Although central government and local government talk about empowering communities, in reality many repressive procedures are set into motion, especially at local government level, which are an antithesis to an open democratic empowered community and to the use of critical dialogue for social change. Libertarian educationalist Henry A. Giroux says in his book Pedagogy and the Politics of Hope: “Empowerment” is defined as central to the collective struggle for a life without oppression and exploitation. (Pedagogy and the Politics of Hope 1997)
One also has to observe the culture of the people who live in poor British communities to ascertain whether they are also part of, and to a certain degree, responsible for oppressing each other, and in so doing preventing the use of critical dialogue. Paulo Freire states: But almost always, during the initial stage of the struggle, the oppressed, instead of striving for liberation, tend themselves to become oppressors, or “sub oppressors.” The very structure of their thought has been conditioned by the contradiction of the concrete, existential situation by which they were shaped. Their ideal is to be men; but for them to be men is to be oppressors. (Paulo Freire, Pedagogy of the Oppressed 1970).
The use of undemocratic unrepresentative community consultation:
When community residents and local government service providers meet with council officers, elected members, consultants and so on, to discuss important issues pertaining to their community, it soon becomes apparent to the critical observer, that the service providers act in a oppressive undemocratic manner. Although they are very diplomatic in their approach they still elevate themselves above the community members who are present by speaking from a frontal position and down to the people. They claim to have consulted with the community concerning the issue or project, which they are acting upon, but quite often, and almost always, this consultation has been inadequate and totally unrepresentative of the hopes and aspirations of the wider community. For instance, in the Liverpool Kensington New Deal Regeneration area it has now become accepted as normal for twenty or thirty people to vote on behalf of thousands of people. The use of community referendums, even if only for major projects, are frowned upon and downgraded by the dominant regeneration administrators and service providers. The administrators and service providers tend to think that they know best and that the wider community is incapable of making major decisions. This parental attitude angers the community and only serves to further discourage them from participating. A community member from the Edge Hill area of the Kensington NDC during an interview said to me: “Oh, I've been to a couple of the meetings, but I soon became aware of the fact that there was nothing I could do, the agenda was already signed and sealed by the faceless people in the council.” Procedures are never put into place to encourage community members to actively participate by using their own participation methodology, which they devised themselves.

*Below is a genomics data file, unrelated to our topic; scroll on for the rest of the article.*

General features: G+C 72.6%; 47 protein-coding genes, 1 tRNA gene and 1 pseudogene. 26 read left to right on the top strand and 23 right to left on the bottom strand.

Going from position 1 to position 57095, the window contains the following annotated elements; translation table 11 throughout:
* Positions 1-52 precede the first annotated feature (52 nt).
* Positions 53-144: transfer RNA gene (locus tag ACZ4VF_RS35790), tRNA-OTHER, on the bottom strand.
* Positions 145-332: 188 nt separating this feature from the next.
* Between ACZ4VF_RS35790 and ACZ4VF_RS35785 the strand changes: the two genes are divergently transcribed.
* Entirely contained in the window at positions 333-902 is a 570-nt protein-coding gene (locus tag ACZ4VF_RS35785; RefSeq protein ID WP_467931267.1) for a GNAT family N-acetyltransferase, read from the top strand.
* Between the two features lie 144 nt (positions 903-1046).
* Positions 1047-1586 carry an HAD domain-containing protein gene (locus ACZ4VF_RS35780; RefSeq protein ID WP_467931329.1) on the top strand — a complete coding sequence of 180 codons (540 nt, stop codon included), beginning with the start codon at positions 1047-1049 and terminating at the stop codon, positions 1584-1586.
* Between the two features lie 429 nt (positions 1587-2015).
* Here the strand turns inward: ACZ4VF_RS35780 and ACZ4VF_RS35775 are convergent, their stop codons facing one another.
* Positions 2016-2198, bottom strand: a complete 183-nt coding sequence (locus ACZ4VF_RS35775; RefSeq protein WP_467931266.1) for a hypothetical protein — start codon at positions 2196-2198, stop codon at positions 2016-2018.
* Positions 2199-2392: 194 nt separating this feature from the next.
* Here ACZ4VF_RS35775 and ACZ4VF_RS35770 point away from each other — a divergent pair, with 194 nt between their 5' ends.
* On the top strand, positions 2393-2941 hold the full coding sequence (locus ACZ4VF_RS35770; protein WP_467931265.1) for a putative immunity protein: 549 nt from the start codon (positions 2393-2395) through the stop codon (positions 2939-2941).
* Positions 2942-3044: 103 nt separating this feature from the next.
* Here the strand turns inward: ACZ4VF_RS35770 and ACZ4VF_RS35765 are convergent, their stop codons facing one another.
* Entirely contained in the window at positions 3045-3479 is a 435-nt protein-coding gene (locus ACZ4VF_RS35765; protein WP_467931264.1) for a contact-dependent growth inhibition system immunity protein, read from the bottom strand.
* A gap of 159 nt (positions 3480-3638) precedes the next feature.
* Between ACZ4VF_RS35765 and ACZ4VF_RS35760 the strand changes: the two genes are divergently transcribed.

Freire said: It is essential for the oppressed to realize that when they accept the struggle for humanisation they also accept, from that moment, their total responsibility for the struggle. They must realise that they are fighting not merely for freedom from hunger but for…freedom to create and to construct, to wonder and to venture. Such freedom requires that the individual be active and responsible, not a slave or a well fed cog in the machine…It is not enough that men are not slaves, if social conditions further the existence of automatons, the result will not be love of life but love of death. (Paulo Freire, Pedagogy of the Oppressed 1970).
Quite often the service providers, such as council officers, with the help of their consultants, who, as already stated in this paper, were themselves former council officers, meet with just a hand full of selected, quite often moderate, community members (great care is taken to actively silence certain voices which are not favourable to the way in which the service providers operate) and put together proposals for the community which are more favourable to outside vested interests, be they in whatever form. These proposals are then presented to the wider community under the auspices that they were decided upon by the community.
The closure of the public forum meeting: